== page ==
Dubrovnik facts for kids
Dubrovnik is a city in Croatia on the Dalmatian coast. More than 500 years ago it was called "Ragusa". The Italian name of the city is still "Ragusa"; this sometimes leads to confusion because there is already a city named Ragusa on Sicily. It is on the Adriatic Sea. About 50,000 people lived there in 2001. Because of its age and unique buildings, the old city of Dubrovnik has been declared a UNESCO World Heritage Site.
The old city of Ragusa was started by Greeks who left Illirya after their home was invaded in the sixth century. They had been part of the Holy Roman Empire. Ragusa in Dalmatia grew to be an important country on the sea, called the Republic of Ragusa. This republic lasted until Napoleonic times.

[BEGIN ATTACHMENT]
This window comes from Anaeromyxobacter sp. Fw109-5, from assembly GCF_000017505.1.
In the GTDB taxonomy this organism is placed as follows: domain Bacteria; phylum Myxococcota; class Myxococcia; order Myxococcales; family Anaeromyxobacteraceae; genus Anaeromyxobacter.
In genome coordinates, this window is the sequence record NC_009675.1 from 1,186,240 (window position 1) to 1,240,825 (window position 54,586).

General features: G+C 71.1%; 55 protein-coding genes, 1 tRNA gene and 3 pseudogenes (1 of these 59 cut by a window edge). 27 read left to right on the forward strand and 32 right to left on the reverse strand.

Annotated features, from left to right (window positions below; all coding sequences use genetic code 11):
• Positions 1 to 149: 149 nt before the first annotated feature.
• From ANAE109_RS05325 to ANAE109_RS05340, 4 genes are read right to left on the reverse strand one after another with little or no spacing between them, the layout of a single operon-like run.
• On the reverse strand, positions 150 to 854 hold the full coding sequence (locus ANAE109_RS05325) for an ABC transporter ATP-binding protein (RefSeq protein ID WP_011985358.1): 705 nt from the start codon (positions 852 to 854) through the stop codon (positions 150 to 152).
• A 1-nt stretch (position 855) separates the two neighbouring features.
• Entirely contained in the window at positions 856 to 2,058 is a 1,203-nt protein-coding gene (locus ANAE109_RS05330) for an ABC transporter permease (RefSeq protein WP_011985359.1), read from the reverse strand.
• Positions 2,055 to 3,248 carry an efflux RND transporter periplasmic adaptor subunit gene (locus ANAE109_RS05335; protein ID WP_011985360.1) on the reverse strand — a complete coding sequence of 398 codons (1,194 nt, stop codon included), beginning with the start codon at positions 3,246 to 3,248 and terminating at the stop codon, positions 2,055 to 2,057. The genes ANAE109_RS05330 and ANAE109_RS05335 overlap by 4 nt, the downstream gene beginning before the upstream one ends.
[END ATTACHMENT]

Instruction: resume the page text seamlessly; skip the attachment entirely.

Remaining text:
Ragusa was once the only city in Dalmatia with Roman influence not to be controlled by the Republic of Venice. After the Middle Ages more and more Croats and Serbs from inland areas of Bosnia-Herzegovina moved to the area. They had started the neighbouring town of Dubrovnik, which eventually joined Ragusa. The original population (the Dalmatian Italians) was reduced to the few people of the ruling class: in the 19th century nearly all the people living in Ragusa were Slavs (Croats and Serbs). Ragusa officially changed its name to "Dubrovnik" (a Croatian name) after 1918, when the city became part of the newly-created country of Yugoslavia.
Today Dubrovnik is one of the main tourist sites in Croatia. Dubrovnik is famous for its Old Town - this is an ancient fortress with large stone walls, which helped Dubrovnik keep its freedom for many centuries. There was a major earthquake in 1667 that destroyed many buildings, but the people living there were able to rebuild the town.
The annual Dubrovnik Summer Festival is a 45-day-long cultural event with live plays, concerts, and games. It has been awarded a Gold International Trophy for Quality (2007) by the Editorial Office in collaboration with the Trade Leaders Club.